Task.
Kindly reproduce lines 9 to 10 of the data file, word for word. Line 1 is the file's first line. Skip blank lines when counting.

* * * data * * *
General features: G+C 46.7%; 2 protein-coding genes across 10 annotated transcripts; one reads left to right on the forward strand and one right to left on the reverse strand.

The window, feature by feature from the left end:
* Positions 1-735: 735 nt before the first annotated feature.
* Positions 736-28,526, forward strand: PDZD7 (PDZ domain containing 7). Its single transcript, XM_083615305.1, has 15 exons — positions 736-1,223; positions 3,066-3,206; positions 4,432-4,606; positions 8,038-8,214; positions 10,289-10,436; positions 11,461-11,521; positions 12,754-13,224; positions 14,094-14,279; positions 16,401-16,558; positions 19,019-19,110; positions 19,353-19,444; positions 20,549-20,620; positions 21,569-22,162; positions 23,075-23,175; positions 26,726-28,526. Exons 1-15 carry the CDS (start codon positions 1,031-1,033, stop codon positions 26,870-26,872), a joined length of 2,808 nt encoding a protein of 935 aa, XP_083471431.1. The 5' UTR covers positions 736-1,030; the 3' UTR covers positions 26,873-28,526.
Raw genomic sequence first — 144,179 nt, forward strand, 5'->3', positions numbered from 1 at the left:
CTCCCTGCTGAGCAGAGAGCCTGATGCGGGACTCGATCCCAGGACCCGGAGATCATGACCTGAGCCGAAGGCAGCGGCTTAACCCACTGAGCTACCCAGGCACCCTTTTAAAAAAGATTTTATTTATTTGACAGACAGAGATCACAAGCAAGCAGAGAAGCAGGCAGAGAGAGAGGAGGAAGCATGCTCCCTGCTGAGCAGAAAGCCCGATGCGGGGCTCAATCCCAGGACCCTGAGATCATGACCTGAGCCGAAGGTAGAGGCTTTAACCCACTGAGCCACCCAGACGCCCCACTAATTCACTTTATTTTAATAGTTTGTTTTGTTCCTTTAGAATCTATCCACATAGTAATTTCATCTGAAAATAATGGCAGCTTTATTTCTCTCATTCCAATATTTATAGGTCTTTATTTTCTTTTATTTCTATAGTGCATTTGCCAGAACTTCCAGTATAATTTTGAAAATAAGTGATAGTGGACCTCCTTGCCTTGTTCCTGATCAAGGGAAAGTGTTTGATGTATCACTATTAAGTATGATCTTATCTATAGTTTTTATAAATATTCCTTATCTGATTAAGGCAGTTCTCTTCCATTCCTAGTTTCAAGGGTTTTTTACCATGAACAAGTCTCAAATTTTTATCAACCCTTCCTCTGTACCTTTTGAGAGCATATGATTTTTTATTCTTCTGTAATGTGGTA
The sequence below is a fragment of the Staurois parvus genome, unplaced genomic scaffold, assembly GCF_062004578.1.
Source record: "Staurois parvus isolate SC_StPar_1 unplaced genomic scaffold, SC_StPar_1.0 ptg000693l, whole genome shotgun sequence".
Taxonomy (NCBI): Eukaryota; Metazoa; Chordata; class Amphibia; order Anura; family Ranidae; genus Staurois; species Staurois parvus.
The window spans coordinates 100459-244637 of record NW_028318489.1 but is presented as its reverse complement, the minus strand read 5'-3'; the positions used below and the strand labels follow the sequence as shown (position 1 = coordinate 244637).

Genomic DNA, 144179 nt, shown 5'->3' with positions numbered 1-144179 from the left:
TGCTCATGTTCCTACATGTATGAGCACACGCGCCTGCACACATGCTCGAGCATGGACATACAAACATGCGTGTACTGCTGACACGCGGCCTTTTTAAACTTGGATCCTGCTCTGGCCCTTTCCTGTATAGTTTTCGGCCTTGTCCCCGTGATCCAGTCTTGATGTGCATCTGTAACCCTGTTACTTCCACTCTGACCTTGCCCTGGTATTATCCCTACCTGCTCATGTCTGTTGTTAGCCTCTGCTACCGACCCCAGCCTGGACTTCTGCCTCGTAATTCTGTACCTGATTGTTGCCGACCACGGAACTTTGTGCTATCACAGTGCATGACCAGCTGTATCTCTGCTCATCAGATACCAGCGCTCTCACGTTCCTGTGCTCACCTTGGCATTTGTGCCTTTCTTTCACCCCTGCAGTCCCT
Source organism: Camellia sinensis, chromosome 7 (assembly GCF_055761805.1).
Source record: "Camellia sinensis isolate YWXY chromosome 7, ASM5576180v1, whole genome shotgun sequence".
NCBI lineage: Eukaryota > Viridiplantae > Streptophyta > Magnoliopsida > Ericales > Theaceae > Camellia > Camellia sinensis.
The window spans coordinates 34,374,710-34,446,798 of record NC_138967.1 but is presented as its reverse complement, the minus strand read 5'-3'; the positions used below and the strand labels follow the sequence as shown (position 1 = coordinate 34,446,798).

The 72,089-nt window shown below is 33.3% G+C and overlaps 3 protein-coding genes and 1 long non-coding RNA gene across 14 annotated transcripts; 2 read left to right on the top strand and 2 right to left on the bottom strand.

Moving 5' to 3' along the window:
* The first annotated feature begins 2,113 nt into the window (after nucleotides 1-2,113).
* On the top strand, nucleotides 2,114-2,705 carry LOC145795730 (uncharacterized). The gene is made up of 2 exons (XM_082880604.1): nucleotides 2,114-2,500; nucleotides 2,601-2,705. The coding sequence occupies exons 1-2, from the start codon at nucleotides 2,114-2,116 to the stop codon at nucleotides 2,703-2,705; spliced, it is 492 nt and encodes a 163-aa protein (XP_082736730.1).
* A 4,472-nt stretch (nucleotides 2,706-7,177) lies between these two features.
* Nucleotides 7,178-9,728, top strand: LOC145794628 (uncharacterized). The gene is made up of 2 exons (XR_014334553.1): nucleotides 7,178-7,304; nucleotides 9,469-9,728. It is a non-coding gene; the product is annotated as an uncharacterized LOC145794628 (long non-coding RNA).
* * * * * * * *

Taxonomy (NCBI): Eukaryota; Metazoa; Chordata; class Amphibia; order Anura; family Ranidae; genus Staurois; species Staurois parvus.
The window spans coordinates 100459-244637 of record NW_028318489.1 but is presented as its reverse complement, the minus strand read 5'-3'; the positions used below and the strand labels follow the sequence as shown (position 1 = coordinate 244637).